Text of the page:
I an not a “gear head.” You won’t hear me at a shelter singing my own praises of how I purchased, or made the best gear. Nor will you hear me bragging about building an alcohol stove from a beer can for $1.48. But when I do come up with an idea that works for me, why not share it, if it can help someone else on the trail.
On a recent section hike in PA, I realized that 55 degrees in a hammock can be quite chilly. Your underside, when the sleeping bag is compressed gets quite cold, while my Kelty Cosmic Down 40 had me sweating on top. Not a comfortable sleep.
I do own the ENO Blaze Down Under Quilt, but it’s too warm once you get into the fifties. So I decided to rig a military poncho liner as a lightweight underquilt.
A military poncho liner is a lightweight synthetic-fill blanket, and can be found online, or at any surplus store for about $30.
The only other supplies needed are 20+ ft. of 1/8 shock cord (.20 a foot at REI), and two light carabiners.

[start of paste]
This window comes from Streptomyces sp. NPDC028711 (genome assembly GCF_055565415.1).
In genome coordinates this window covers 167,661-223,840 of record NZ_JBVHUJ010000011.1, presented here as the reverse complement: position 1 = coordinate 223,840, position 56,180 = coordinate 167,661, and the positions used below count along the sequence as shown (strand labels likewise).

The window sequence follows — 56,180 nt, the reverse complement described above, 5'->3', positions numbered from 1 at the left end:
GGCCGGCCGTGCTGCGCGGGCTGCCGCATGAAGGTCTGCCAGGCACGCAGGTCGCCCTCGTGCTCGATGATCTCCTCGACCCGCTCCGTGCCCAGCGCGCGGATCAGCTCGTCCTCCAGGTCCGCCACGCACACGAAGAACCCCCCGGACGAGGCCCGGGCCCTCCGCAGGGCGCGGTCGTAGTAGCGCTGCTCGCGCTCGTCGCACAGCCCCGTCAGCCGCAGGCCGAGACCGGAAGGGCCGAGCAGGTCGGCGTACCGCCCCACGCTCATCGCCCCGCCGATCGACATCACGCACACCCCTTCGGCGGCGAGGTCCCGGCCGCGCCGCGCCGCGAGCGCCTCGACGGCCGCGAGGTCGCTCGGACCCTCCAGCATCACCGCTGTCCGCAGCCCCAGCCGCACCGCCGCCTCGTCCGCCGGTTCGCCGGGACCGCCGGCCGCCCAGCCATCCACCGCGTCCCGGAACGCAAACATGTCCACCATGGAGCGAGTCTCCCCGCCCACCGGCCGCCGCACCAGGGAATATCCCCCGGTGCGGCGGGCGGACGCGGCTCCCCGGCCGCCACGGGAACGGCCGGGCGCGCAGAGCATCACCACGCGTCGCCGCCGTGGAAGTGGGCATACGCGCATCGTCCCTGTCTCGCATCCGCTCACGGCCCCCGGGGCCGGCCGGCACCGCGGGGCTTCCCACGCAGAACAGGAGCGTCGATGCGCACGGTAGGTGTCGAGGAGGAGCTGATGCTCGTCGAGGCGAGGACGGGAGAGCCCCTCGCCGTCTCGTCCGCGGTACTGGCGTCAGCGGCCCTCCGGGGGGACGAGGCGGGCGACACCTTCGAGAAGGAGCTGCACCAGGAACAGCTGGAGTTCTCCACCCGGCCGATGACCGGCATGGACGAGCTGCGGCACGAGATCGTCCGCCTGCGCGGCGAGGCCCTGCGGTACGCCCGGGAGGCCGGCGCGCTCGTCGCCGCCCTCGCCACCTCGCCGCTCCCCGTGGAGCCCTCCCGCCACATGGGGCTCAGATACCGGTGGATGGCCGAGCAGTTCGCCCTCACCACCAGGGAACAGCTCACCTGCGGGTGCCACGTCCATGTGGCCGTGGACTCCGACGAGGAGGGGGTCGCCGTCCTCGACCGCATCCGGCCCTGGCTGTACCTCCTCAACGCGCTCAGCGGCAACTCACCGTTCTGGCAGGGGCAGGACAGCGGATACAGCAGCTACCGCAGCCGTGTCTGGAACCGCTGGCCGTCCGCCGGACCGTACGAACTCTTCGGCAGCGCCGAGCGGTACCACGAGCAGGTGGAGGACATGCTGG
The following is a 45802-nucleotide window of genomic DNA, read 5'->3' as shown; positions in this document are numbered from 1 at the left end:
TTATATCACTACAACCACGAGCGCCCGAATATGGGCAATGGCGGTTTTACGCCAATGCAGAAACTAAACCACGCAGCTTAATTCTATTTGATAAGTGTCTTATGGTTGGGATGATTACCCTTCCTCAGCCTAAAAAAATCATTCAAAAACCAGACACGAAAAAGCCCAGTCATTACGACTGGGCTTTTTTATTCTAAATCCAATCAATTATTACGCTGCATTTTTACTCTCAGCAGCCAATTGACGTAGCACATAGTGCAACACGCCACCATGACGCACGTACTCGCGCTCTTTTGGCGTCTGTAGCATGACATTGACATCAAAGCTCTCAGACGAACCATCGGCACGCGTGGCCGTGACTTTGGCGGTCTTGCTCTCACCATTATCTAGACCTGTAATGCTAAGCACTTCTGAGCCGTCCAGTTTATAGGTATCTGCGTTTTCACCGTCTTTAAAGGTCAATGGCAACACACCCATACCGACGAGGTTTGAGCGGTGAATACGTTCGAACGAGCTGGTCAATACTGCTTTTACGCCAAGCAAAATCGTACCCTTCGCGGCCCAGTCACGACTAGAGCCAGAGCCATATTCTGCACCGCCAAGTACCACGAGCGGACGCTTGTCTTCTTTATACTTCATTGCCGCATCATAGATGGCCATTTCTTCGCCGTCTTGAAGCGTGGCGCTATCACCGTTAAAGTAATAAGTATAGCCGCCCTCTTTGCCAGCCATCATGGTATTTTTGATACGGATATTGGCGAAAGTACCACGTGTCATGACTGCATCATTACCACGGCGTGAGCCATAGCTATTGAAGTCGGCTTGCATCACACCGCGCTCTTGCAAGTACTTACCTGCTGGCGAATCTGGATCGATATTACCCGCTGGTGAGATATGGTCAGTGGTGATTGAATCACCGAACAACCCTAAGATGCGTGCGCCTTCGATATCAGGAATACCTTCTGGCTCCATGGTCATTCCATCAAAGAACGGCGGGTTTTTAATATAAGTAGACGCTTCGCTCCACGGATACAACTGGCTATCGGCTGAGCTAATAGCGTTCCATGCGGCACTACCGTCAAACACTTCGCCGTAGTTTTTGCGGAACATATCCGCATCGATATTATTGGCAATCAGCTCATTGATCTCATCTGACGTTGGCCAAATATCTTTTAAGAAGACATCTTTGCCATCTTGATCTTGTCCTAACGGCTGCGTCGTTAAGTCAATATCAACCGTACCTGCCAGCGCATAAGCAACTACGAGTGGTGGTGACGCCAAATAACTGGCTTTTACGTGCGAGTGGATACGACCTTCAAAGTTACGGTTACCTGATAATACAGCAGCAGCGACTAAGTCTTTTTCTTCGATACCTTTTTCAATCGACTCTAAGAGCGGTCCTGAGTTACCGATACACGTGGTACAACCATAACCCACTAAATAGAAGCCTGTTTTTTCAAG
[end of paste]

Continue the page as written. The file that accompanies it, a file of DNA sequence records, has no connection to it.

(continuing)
It measures 86” x 64”, and the laces around the border are for tying the liner to the poncho holes.
The border is folded over nylon, so by cutting a small slit, it’s easy to slide the shock cord through the length of the poncho liner.
Halfway across the length there is a lace, which slits on each side must be cut to run the shock cord past.
Once the cord, still in one piece, has been slid through both sides of the liner, just tie a knot at one end, and attach a carabiner to each end.
To prevent the liner from sliding down the shock cord, simply tie the laces tight to the shock cord.
Here’s the liner in action in Shenandoah National Park, Pass Mountain Hut area: